Sunday, April 7, 2013

Gay Marriage, or why I hate the equals sign

We need to ask ourselves why same-sex marriage is building support, even among conservative Republicans, at the same time that:
  • Tennessee is about to punish poor kids who don’t do well in school by starving them.  
  • 16-year-old Kimani Gray has become the latest symbol of the non-stop assassination of young people of color by police
  • 41 states have introduced 180 laws to restrict voting rights in the last two years.  A majority of African Americans in Michigan are living under unelected leadership appointed by their governor through emergency powers.
  • William Bratton, who brought “Stop and Frisk” to New York and Los Angeles, is on the march in Oakland.  Bratton says that cities who don’t use stop and frisk are “doomed.”  In New York, over 85% of those stopped and frisked were Black or Latino, and over 90% were not breaking any laws.
  •  At least 41 of the prisoners in indefinite detention in Guantanamo are on hunger strike; some advocates say it’s more than 100.  Ten of them are being force-fed, in violation of international law.  Most of them were cleared for release years ago.  The military is refusing to give press access to the hunger strikers.
  • Obama and Kerry are poised to approve the Keystone XL pipeline, despite the major spill when a pipeline broke in Arkansas last week.

Street art from a few years ago - some things never get stale
Whatever else it is or isn’t, the marriage rights movement is not the “new civil rights movement.”  Civil rights are for everyone.  Marriage is about broadening the class of people eligible for certain privileges, most having to do with who gets your stuff when you die, and how much they get taxed for it.  Every possible benefit of marriage – health care? immigration? could be more effectively established by demanding genuine equality for everyone.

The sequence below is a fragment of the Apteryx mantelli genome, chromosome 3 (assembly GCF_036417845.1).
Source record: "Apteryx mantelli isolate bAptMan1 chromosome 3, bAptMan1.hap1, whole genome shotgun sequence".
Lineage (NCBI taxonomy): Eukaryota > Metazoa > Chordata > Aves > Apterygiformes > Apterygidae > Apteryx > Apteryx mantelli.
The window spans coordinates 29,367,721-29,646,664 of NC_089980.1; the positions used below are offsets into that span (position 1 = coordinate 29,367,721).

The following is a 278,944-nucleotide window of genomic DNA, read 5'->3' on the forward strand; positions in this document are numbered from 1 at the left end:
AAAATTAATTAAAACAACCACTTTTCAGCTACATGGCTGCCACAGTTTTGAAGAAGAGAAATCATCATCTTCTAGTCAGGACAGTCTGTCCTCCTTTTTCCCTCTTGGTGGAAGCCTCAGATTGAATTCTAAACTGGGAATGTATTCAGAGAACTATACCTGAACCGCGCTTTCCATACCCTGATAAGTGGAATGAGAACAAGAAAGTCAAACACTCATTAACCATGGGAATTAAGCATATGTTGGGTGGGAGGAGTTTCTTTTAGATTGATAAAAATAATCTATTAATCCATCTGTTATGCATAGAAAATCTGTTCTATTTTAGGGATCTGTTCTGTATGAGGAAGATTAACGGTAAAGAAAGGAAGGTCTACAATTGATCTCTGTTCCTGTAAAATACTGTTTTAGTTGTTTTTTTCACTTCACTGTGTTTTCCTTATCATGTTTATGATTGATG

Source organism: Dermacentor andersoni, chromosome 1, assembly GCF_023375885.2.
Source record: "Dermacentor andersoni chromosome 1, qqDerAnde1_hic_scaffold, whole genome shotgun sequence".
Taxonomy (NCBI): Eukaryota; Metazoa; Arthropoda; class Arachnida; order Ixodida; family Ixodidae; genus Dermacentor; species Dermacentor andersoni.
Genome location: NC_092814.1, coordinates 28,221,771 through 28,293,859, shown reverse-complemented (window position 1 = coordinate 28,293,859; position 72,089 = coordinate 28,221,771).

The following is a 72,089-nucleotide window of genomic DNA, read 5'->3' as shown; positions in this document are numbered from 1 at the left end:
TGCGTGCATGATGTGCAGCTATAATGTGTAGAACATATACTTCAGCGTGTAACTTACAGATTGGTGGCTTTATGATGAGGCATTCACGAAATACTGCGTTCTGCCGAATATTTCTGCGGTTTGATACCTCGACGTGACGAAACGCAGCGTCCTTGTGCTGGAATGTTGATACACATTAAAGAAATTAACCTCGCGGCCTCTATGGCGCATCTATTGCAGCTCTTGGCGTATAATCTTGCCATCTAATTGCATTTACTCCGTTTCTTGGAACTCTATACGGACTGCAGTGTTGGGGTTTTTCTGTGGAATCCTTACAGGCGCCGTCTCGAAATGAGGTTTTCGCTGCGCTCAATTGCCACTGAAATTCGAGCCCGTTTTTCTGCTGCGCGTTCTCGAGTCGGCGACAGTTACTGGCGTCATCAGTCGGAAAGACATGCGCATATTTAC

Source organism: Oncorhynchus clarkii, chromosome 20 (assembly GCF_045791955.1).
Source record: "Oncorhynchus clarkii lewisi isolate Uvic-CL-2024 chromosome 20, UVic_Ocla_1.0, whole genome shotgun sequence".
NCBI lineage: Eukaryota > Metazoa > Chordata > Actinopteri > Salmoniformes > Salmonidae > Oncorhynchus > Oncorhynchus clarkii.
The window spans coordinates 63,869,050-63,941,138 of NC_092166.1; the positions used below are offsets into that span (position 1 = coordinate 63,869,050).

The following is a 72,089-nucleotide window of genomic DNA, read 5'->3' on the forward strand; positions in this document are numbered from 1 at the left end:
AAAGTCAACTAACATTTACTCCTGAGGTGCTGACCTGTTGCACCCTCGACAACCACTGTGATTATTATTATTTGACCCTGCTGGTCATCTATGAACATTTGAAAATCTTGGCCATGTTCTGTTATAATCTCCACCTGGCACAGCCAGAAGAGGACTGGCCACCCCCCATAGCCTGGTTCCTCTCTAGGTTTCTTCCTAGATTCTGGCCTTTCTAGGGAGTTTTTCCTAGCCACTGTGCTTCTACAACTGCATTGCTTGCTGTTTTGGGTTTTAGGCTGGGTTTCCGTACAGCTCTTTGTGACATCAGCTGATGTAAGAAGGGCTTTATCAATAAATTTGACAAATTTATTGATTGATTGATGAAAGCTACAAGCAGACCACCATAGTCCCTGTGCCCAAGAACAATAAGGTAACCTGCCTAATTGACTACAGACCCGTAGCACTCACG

The marriage cases are also not comparable to Loving v. Virginia.  Loving decriminalized relationships between whites and non-whites.  It was more analogous to Hardwick v. Georgia than Hollingsworth v. Perry.

I don’t have anything against people getting married – hey, I’m going to a gay wedding later this month.  But what does it mean to demand equality in a country that is so fundamentally unequal?  Once you have your equality, what are you going to do with it?  Buckle down to abolish the prison state and raise the minimum wage?  Fight for teacher unions and against high-stakes testing?  Don't you see that they're just trying to buy off those of us they think are acceptable, to recruit us into the war against people who aren't? 

The Human Rights Campaign just had to apologize to one of the speakers at the rally on the Supreme Court steps last week.  Just before Jerssay Arredondo went on stage, a staff person told him not to say he was Undocumented, because it would "hurt their image" and "distract from the issue."  Might want to take that equal sign off your facebook profiles.

My friend Elana says:  “Sometimes there's a neon sign: if this is the result of your actions, you better rethink those actions.

Come on, my queer people – start rethinking!

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